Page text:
Hoffman notes that, just as prayer can shape us, the opposite is also at work. Worship in the American context has changed over time in part because it can reflect how American Jews view themselves. “Consequently,” he says, “worship tends to vary with the people attending it.”

For two decades, Rabbi David Lyon has been senior rabbi at the Reform-affiliated Beth Israel Congregation in Houston, where he is keenly conscious of, and plays a role in shaping, the forces of change. “I’m always taking the pulse of the congregation,” he says. “In the past, my predecessor had the good fortune of waiting every five to 10 years for change to happen. That change is happening now every three to five years and more likely three years than five. So, we’re trying to keep pace.”

Lyon has ushered in rituals that are standard in more traditional settings, such as: a hakafah, or Torah procession; lay recitation of aliyot, or Torah blessings; and the calling out of chatimot or concluding lines of prayers and liturgical poetry. A growing number of members, he says, feel comfortable wearing ceremonial garb such as kippot and tallitot, a big departure for a century-and-a-half-old synagogue that long stood firmly as classical Reform.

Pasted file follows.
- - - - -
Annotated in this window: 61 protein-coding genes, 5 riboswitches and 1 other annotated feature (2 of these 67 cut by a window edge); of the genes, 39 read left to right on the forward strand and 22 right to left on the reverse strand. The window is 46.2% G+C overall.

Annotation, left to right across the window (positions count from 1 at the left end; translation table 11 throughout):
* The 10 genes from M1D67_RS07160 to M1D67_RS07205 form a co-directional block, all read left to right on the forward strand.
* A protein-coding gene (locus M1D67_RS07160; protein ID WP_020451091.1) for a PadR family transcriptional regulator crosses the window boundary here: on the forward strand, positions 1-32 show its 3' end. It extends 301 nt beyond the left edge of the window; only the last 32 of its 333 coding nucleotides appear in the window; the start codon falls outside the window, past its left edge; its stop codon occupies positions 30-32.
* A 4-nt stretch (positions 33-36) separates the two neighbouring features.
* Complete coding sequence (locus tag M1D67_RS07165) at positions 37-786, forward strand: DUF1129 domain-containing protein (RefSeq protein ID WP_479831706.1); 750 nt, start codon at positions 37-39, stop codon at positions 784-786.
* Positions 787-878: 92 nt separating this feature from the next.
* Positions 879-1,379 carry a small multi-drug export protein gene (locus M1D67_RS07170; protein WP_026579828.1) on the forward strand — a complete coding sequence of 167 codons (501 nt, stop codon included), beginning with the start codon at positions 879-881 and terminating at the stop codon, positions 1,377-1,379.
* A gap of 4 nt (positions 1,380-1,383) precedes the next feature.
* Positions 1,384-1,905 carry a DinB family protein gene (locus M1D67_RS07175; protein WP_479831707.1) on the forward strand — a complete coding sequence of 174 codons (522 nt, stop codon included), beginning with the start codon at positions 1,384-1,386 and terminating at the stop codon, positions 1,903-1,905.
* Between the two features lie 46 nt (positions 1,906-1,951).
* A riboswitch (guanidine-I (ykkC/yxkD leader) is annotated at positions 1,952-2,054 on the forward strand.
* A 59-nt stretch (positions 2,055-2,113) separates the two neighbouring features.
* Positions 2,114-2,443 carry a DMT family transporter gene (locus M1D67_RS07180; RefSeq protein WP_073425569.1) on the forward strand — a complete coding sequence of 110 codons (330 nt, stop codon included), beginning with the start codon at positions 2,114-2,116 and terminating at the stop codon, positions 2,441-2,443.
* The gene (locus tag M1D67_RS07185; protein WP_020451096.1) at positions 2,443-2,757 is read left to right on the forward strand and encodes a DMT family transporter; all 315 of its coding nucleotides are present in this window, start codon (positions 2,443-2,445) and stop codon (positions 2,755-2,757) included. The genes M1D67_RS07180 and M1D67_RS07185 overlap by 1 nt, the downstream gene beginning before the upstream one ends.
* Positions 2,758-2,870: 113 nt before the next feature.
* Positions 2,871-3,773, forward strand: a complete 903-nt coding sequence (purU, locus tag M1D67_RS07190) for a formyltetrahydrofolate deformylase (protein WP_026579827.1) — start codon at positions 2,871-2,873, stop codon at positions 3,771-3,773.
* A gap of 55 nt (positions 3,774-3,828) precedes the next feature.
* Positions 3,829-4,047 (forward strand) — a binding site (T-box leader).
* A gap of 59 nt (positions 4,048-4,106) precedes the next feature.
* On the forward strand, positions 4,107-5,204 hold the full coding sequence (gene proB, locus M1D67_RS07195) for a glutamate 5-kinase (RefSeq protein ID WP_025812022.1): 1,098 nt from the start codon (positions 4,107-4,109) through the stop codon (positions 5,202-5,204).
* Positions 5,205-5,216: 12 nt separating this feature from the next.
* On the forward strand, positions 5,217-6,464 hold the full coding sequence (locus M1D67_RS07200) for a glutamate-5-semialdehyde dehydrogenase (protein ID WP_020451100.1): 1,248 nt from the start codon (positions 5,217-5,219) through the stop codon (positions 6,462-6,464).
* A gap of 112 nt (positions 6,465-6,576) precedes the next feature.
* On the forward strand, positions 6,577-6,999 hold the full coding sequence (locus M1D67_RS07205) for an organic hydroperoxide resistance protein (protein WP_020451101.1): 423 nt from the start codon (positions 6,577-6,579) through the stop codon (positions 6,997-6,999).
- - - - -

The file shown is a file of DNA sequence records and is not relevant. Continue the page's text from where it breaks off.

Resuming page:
Immersing themselves in the beauty of the natural world, “kayakers” at The Open Temple’s shabbats are invited to enter the realm of the spirit; it’s an experience that the Temple describes as: “Ma’ariv…the mixing of light and darkness. The sun sets and the Divine Palate [sic] reveals itself in the sky. As the colors blend, darkness envelops the sky. Our prayers lead us through this process. Music, Enchantment and Stirring of the Souls.” Photo: Kelly Fogel/The Open Temple

Likewise, as egalitarianism has arguably become more prominent in the personal identities of many American Jews over the last few decades, it has been absorbed into the liturgy of the community’s more “progressive” segments of Judaism.

They allow—indeed, encourage—women to participate in all aspects of the service and insert a mention of Judaism’s ancient matriarchs alongside the patriarchs in the Amidah, the central prayer of every Jewish service. The Reconstructionist movement leaves out references suggesting that Jews are the chosen people—as in the traditional version of the Aleynu prayer, which praises God for not making us “like the other nations of the world.” Also, most progressive worship practices give no special status or prayer responsibility to descendants of the Cohanim, or high priests, as is common in more traditional settings.